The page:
“Put your left hand on the wall to guide you. Ok, now bend your right arm and put it in front of your chest to protect you just in case you bump into something.”
These directions came from a young woman standing behind me holding open a heavy, black curtain. I was standing in a completely dark room while she was in a brightly illuminated one. With the lights shining behind her, all I could see was her silhouette as she gave the final instructions: “Now, walk forward slowly and listen for the voice of your guide.”
And with that she closed the curtain separating our two worlds. I was engulfed in darkness shuffling my feet to move ahead although I had no idea who or what was in front of me. This wasn’t the kind of darkness that your eyes adjust to. The kind of darkness that eventually allows you to at least make out the shapes of the people and objects around you. This was the beginning of Prague’s Invisible Exhibition, and I had already learned something new: the true meaning of pitch black.
“Give us your blind trust!” That is the motto of the Invisible Exhibition in Prague, and it’s a fitting one. Inside this intriguing display which some have called “the greatest exhibition you’ll never see,” you are led through various rooms all while in complete darkness to simulate the feeling of being blind. Each room creates a different atmosphere and setting that requires you to use your remaining senses to figure out where you are and how to get to the next room.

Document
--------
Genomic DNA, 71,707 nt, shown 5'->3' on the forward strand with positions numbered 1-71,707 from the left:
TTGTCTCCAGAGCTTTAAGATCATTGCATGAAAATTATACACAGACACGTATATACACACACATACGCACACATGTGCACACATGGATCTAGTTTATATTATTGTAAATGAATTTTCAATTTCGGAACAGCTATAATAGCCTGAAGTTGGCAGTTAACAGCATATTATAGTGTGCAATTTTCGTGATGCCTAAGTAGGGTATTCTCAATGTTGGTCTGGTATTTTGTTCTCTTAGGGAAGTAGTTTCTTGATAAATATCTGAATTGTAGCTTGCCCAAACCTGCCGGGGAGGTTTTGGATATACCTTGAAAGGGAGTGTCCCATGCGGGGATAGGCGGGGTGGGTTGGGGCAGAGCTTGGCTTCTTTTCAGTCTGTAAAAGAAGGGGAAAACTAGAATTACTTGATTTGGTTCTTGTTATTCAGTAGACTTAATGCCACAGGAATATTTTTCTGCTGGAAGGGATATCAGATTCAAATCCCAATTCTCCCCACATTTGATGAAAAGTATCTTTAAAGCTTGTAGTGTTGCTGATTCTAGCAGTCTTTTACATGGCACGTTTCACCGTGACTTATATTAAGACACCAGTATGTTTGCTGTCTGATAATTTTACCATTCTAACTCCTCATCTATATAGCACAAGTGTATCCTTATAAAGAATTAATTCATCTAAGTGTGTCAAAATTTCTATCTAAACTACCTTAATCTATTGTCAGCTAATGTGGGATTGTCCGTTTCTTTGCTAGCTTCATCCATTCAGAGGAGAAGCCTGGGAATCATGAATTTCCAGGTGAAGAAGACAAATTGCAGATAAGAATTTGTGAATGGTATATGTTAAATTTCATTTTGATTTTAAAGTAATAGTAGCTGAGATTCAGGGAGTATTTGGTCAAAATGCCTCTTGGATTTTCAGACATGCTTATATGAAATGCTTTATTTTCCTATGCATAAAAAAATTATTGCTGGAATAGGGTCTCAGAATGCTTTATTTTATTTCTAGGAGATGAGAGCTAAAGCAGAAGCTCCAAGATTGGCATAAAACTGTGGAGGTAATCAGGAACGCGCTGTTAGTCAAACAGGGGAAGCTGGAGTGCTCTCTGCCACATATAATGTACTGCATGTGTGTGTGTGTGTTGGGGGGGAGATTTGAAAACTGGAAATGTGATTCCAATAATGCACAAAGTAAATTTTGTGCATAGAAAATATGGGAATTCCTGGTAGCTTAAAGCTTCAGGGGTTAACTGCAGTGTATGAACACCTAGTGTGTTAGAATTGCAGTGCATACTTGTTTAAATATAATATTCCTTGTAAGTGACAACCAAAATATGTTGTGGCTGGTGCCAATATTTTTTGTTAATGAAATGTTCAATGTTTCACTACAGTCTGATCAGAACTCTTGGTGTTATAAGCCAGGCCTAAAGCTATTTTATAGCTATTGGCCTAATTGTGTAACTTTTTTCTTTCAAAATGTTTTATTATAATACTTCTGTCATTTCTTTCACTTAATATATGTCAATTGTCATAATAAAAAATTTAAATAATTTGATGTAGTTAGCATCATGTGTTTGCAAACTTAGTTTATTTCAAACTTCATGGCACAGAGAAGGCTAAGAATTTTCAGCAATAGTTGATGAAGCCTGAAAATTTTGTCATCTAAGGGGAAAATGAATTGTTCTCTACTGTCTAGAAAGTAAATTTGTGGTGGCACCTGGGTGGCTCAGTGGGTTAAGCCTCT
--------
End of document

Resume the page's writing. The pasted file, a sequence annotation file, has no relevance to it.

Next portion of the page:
You won’t take on the challenge alone, though. Visitors are separated into small groups to go through the exhibit together along with their own guide. What makes this experience even more unique is the fact that all of the guides working there are blind or visually impaired in some other way. They give you a glimpse into their world, and the whole experience gives new meaning to the phrase, “the blind leading the blind.”
“Step forward a little more please. Don’t worry. There are no spiders in here.” The booming voice of our guide cut through the silence, as the other visitors and I stood there frozen in our tracks. Slowly but surely we inched forward towards the comforting voice of someone who actually knew what was going on. Knowing that there were no spiders or other creepy crawlies definitely gave me a boost of confidence to walk ahead into the darkness.
At that point, introductions were made. My fellow visitors included a young Brazilian couple and a Taiwanese college student. Our guide was a 26-year-old man from the Czech Republic who wasn’t originally from Prague but had been living there for several years. It was a strange feeling to meet new people and have no idea what they looked like. If you’re telling me a story about your life, I’m the kind of person that will ask to see a picture of all the people involved. I like to put faces to a name and in this case to a voice. I immediately started to imagine what the people in my group could possibly look like. It made me wonder how my guide processed this sort of situation. Was he also curious about what we looked like or was he already used to not knowing?
With those thoughts swirling around in my head, we started the tour by walking forward and into our first room. My left hand and the voice of the guide were the only things guiding me. When I hit a corner I knew I had to turn. If the walled curved to the right then so did I. My left hand was pressed up against that wall clinging so hard for dear life that I thought I would end up making a hole in it.
As we passed from one room to the next, it was amazing to see how I felt more in tune with my other senses. I really had no other choice. I had to touch, smell and listen to everything in my surroundings to figure out what kind of situation the room was trying to simulate.